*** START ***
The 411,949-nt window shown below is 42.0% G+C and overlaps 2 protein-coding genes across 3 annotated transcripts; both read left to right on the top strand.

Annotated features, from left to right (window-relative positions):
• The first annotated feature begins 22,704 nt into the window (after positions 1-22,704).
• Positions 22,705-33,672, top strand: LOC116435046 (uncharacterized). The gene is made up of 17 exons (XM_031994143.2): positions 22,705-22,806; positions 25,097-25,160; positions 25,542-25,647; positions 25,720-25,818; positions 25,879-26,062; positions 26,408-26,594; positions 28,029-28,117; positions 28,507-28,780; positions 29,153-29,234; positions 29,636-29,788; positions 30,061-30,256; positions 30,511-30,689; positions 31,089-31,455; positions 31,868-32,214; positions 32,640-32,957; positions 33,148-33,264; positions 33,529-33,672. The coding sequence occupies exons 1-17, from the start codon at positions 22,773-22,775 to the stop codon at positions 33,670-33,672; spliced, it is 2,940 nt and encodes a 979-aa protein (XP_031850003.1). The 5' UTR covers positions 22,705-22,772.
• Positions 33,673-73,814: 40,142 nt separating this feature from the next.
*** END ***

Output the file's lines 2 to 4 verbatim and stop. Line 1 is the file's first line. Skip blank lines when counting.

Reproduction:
Annotated features, from left to right (window-relative positions):
• The first annotated feature begins 22,704 nt into the window (after positions 1-22,704).
• Positions 22,705-33,672, top strand: LOC116435046 (uncharacterized). The gene is made up of 17 exons (XM_031994143.2): positions 22,705-22,806; positions 25,097-25,160; positions 25,542-25,647; positions 25,720-25,818; positions 25,879-26,062; positions 26,408-26,594; positions 28,029-28,117; positions 28,507-28,780; positions 29,153-29,234; positions 29,636-29,788; positions 30,061-30,256; positions 30,511-30,689; positions 31,089-31,455; positions 31,868-32,214; positions 32,640-32,957; positions 33,148-33,264; positions 33,529-33,672. The coding sequence occupies exons 1-17, from the start codon at positions 22,773-22,775 to the stop codon at positions 33,670-33,672; spliced, it is 2,940 nt and encodes a 979-aa protein (XP_031850003.1). The 5' UTR covers positions 22,705-22,772.